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Otolaryngol Clin North Am. 2016 Dec;49(6):1331-1341. doi: 10.1016/j.otc.2016.07.004. Epub 2016 Oct 6.

Positive Airway Pressure Therapy for Obstructive Sleep Apnea.

Author information

1
Pediatric Respiratory Medicine and Medical Education, Yale University School of Medicine, 333 Cedar Street, New Haven, CT 06520, USA. Electronic address: pnina.weiss@yale.edu.
2
Pulmonary, Critical Care and Sleep Medicine, Yale School of Medicine, 333 Cedar Street, New Haven, CT 06520, USA.

Abstract

Positive airway pressure (PAP) is considered first-line therapy for moderate to severe obstructive sleep apnea and may also be considered for mild obstructive sleep apnea, particularly if it is symptomatic or there are concomitant cardiovascular disorders. Continuous PAP is most commonly used. Other modes, such as bilevel airway pressure, autotitrating positive airway pressure, average volume assured pressure support, and adaptive support ventilation, play important roles in the management of sleep-related breathing disorders. This article outlines the indications, description, and comfort features of each mode. Despite the proven efficacy of PAP in treating obstructive sleep apnea syndrome and its sequelae, adherence to therapy is low. Close follow-up of patients for evaluation of adherence to and effectiveness of treatment is important.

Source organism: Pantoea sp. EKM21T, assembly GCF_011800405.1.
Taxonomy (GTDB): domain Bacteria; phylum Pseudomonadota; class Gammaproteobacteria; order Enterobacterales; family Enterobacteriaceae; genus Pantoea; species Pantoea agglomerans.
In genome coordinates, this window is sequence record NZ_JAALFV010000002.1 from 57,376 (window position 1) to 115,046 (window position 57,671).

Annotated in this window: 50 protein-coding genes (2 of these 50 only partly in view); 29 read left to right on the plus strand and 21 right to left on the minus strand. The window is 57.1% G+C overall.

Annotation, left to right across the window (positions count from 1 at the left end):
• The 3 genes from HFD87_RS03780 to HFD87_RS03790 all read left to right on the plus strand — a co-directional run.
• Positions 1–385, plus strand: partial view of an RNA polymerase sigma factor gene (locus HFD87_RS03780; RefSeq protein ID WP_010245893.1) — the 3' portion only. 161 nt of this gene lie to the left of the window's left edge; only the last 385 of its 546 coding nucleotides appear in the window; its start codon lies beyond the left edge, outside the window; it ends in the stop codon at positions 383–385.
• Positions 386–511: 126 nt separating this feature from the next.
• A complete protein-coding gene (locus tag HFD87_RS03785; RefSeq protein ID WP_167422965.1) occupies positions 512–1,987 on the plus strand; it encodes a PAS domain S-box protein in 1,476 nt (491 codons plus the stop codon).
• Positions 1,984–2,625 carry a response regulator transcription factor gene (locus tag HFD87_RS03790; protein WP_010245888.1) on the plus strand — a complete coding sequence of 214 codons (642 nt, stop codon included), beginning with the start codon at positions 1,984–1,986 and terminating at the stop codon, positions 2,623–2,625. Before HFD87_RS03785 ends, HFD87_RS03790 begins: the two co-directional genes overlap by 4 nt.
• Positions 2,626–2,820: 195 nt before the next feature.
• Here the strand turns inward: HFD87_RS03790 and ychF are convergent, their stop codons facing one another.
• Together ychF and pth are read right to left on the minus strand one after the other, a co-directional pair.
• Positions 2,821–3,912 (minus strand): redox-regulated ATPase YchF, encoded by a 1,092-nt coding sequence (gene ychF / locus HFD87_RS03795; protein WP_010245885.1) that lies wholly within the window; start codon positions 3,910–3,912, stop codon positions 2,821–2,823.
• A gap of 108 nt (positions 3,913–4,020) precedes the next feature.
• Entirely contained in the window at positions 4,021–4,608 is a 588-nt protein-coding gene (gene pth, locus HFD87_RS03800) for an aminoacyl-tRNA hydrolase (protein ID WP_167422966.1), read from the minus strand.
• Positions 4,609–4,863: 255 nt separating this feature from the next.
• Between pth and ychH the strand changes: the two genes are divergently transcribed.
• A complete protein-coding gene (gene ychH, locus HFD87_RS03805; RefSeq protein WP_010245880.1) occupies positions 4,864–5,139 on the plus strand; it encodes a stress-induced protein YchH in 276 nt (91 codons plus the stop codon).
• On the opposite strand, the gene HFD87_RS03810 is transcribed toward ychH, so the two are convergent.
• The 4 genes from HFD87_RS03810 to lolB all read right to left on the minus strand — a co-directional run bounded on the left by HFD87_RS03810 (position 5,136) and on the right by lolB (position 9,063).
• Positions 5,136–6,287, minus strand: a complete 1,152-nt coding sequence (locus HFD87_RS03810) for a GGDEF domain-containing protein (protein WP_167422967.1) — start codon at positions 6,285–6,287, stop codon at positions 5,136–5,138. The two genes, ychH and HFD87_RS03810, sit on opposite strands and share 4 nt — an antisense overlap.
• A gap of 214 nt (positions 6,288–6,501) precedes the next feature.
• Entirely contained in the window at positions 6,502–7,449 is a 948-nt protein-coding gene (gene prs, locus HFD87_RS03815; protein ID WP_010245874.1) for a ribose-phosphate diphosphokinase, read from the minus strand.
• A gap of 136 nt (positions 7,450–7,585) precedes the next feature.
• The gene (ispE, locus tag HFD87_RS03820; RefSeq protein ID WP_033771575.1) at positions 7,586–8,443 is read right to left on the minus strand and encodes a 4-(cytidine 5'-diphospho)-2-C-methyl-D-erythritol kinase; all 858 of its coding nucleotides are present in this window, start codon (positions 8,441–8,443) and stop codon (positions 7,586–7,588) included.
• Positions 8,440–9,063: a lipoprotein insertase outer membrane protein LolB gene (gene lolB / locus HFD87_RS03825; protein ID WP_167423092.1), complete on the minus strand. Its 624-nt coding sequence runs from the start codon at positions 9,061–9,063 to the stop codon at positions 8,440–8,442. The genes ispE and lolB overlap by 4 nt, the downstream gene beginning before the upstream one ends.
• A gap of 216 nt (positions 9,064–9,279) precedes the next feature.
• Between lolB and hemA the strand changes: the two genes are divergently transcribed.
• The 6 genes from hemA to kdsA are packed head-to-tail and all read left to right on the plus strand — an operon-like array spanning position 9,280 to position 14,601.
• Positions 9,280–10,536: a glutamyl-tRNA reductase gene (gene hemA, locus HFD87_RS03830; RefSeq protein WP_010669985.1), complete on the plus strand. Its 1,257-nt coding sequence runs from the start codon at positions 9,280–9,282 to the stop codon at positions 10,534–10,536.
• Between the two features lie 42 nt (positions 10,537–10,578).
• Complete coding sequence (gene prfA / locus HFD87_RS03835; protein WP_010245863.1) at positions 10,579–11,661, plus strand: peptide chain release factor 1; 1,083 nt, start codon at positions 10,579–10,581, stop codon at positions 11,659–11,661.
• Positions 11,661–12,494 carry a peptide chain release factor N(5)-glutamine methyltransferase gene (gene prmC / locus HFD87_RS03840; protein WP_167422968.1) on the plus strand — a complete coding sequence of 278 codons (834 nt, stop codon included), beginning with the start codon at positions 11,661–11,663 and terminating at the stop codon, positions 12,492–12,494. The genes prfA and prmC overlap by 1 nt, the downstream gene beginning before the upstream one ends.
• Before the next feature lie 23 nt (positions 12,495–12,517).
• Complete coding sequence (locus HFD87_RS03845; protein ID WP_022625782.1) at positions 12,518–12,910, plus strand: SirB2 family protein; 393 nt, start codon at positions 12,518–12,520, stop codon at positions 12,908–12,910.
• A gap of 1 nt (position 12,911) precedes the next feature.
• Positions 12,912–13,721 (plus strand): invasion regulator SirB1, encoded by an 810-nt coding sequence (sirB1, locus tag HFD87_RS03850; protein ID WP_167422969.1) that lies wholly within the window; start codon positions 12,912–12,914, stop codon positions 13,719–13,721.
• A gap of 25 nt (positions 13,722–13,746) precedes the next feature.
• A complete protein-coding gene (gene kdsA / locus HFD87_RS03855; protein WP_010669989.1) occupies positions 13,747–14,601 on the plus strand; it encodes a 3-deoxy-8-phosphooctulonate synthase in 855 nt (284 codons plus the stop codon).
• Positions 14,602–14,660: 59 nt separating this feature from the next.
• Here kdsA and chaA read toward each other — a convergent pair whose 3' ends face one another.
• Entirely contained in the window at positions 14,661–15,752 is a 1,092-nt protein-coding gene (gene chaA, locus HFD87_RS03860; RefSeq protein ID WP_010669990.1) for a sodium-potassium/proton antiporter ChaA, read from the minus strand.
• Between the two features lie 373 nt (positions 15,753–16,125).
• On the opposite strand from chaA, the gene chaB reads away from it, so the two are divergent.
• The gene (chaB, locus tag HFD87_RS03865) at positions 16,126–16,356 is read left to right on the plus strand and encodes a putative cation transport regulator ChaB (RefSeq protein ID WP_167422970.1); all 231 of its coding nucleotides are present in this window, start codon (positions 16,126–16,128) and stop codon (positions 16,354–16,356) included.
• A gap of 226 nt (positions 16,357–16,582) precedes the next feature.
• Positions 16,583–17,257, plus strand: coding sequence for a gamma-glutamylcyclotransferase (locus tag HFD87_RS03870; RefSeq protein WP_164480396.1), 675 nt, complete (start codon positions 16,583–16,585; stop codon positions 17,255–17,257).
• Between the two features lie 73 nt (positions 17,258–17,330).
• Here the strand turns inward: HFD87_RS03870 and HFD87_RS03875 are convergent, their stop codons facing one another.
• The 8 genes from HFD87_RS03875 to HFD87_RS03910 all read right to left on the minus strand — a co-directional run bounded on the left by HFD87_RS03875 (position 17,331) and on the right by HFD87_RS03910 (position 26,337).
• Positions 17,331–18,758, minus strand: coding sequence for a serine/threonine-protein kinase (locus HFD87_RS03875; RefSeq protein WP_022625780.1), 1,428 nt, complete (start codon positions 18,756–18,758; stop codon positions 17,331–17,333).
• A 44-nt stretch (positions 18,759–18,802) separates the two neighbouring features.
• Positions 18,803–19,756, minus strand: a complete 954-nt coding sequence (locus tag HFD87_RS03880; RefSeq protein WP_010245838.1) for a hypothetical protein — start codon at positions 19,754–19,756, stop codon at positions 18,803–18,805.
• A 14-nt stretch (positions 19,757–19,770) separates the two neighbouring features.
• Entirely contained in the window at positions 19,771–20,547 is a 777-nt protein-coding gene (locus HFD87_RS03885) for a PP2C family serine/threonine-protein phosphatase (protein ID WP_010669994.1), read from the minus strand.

KEYWORDS:

Adaptive support ventilation; Autotitrating positive airway pressure; Average volume assured pressure support; Bilevel positive airway pressure; Continuous positive airway pressure; Obstructive sleep apnea syndrome; Positive airway pressure therapy; Pressure relief

PMID:
27720457
DOI:
10.1016/j.otc.2016.07.004
[Indexed for MEDLINE]

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